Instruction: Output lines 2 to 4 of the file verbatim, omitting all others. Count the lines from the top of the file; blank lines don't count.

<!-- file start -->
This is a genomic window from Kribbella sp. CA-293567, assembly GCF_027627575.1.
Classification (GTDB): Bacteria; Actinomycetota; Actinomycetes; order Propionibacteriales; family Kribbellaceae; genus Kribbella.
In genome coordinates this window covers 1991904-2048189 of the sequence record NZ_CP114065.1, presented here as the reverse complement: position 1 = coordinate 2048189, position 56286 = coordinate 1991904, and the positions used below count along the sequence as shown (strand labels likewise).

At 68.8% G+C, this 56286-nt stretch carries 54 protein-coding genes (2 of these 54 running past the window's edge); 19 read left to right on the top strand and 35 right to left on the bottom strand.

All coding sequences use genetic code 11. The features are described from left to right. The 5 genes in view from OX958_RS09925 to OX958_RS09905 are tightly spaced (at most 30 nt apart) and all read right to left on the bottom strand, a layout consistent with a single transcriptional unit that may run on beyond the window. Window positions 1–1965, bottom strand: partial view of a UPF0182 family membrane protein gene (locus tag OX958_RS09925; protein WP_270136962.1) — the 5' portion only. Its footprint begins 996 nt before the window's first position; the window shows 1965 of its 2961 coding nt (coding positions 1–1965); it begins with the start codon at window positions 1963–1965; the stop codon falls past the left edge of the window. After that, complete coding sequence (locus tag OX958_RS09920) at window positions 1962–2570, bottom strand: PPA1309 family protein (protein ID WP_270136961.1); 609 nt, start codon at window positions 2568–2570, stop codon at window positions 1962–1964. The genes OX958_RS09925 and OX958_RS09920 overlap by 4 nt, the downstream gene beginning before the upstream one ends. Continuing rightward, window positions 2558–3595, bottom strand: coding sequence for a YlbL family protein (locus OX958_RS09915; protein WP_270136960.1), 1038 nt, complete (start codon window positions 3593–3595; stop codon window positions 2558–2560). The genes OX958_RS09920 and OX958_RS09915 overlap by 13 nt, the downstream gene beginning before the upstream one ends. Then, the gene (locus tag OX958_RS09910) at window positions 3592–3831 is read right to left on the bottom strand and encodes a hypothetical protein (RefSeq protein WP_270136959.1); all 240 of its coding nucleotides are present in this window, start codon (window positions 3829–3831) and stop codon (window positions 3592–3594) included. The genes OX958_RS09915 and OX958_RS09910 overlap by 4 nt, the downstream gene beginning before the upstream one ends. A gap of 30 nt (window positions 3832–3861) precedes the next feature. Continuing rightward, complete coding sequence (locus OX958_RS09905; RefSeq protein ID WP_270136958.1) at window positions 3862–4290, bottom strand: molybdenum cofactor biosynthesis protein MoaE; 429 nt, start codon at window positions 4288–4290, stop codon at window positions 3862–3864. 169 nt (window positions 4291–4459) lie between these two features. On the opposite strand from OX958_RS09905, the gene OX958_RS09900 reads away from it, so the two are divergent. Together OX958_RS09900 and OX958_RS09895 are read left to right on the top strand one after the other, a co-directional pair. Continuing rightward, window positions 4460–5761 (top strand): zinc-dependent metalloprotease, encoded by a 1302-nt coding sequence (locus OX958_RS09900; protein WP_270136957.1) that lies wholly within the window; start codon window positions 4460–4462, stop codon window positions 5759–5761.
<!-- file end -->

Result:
Classification (GTDB): Bacteria; Actinomycetota; Actinomycetes; order Propionibacteriales; family Kribbellaceae; genus Kribbella.
In genome coordinates this window covers 1991904-2048189 of the sequence record NZ_CP114065.1, presented here as the reverse complement: position 1 = coordinate 2048189, position 56286 = coordinate 1991904, and the positions used below count along the sequence as shown (strand labels likewise).

At 68.8% G+C, this 56286-nt stretch carries 54 protein-coding genes (2 of these 54 running past the window's edge); 19 read left to right on the top strand and 35 right to left on the bottom strand.